President Biden will travel to Egypt to attend this year’s United Nations Climate Change Conference, known as COP27, according to two people familiar with his plans who spoke on condition of anonymity to discuss a journey which is not yet public.
Biden will attend COP27 – the UN climate change summit – in Egypt
The developing world has asked for much more help from the wealthy nations that are responsible for most of the warming of the climate throughout history. But these industrialized countries have been reluctant to make any promises.
Now Biden, who also attended last year’s conference in Scotland, will have the opportunity to showcase the progress his administration has made over the past year – and urge other countries to make moves. similar efforts. Climate advocates say the Cut Inflation Act will help give a boost to green industries that can survive the Biden administration, helping circumvent some of the climate boost that stems from vastly different visions global warming Democrats and Republicans.
China, in particular, has exploited US divisions on climate change to portray itself as a more reliable global partner and to evade pressure to cut its own emissions faster. Biden’s visit could help draw more nations to the American side.
Globally, many climate policymakers welcomed the legislation, though some also said they still want the United States to do more to help other countries around the world. Biden will therefore be addressing a largely friendly audience – potentially a respite after midterms – while facing pleas for help from the most vulnerable nations.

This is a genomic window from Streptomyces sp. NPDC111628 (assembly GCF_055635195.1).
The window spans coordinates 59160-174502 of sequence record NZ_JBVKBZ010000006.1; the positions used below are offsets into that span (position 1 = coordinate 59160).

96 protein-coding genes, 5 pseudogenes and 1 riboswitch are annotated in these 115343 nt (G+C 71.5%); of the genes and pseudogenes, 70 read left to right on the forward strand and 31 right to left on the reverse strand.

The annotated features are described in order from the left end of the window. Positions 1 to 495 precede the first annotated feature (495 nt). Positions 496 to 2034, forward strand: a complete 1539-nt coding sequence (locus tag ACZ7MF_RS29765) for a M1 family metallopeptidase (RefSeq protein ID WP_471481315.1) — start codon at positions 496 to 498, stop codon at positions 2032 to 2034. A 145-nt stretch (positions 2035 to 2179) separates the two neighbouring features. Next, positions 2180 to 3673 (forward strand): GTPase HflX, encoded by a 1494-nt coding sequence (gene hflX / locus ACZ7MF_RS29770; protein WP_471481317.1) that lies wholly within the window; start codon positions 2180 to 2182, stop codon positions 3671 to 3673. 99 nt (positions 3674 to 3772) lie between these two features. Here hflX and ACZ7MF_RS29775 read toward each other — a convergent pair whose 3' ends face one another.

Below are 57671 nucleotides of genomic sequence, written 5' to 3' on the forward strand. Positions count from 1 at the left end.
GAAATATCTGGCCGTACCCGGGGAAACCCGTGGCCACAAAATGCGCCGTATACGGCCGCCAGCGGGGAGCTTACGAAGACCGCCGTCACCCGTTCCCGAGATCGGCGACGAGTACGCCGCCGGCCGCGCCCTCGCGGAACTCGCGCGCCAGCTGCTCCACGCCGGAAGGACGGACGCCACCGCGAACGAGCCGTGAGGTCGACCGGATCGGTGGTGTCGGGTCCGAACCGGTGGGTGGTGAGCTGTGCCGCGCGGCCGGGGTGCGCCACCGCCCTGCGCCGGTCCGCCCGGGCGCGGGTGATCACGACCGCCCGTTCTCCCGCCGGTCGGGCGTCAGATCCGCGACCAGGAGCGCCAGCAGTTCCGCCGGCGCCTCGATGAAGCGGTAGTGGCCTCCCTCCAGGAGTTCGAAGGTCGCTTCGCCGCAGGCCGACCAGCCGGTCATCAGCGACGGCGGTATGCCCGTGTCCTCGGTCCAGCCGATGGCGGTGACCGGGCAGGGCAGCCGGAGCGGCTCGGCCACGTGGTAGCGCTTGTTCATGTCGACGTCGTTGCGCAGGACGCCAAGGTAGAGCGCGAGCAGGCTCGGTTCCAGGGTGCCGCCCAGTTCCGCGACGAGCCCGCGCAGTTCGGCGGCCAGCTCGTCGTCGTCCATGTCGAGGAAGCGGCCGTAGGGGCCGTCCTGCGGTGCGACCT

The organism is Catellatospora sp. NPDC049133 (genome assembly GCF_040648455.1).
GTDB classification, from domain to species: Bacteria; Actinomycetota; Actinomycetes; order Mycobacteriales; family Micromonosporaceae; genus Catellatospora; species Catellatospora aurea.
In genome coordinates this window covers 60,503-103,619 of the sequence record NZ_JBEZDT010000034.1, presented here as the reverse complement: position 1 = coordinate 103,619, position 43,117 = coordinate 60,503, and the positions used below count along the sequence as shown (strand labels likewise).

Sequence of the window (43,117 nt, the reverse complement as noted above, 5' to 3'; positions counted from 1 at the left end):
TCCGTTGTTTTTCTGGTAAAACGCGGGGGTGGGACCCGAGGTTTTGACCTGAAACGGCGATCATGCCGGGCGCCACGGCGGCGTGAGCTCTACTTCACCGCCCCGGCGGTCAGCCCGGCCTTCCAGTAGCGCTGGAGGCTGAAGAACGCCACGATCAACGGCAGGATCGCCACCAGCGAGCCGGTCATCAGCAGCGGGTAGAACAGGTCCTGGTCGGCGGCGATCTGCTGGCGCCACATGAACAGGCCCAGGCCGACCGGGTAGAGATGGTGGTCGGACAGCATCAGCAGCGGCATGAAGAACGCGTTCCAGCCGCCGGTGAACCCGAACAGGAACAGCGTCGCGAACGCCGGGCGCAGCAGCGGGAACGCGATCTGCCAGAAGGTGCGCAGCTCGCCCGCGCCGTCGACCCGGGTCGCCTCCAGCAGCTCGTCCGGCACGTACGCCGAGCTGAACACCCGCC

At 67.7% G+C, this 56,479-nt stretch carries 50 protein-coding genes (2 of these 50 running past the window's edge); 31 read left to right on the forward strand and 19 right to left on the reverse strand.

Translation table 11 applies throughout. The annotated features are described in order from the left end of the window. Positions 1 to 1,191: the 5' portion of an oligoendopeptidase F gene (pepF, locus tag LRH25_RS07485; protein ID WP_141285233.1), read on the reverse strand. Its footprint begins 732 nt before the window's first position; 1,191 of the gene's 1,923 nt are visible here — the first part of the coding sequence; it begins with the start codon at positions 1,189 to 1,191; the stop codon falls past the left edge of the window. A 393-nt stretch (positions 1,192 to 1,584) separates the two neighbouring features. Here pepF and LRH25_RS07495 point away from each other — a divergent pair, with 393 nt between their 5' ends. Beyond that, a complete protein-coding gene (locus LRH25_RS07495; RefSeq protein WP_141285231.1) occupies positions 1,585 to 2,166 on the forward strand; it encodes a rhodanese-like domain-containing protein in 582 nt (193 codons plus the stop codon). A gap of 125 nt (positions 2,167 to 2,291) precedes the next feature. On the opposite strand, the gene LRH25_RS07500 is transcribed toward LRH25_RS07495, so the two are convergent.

The trip to Sharm el-Sheikh, Egypt, will be the first leg of a multinational trip for Biden that is expected to include stops in Cambodia and Indonesia for major world summits, including the G20.
“The president’s trip is unconfirmed,” White House spokesman Abdullah Hasan said in a statement.
Some U.S. officials did not expect Biden to attend the climate conference because it begins just before November’s midterm elections and overlaps with summits in Southeast Asia. The president is also due to return to Washington by Nov. 19 to attend his granddaughter’s wedding at the White House.
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Officials involved in the talks said a visit by the US president would boost the talks and was a good sign for the prospects of a deal.
“As a diplomat, I was taught to only send your director when there is a deal to be done or a game-changing announcement to be made,” said a European diplomat, speaking under cover of anonymity to speak frankly about private reactions. at the visit. “So if I then reverse that logic, deciding to send the principal has to mean there’s enough confidence that such a moment will emerge. That could be a very useful decision.”
The diplomat said that at the pace of these negotiations, smaller deals along the way can ultimately help spur bigger deals. During last year’s climate talks in Glasgow, for example, a side agreement between the United States and China to cooperate more on climate issues helped spur more ambitious final commitments.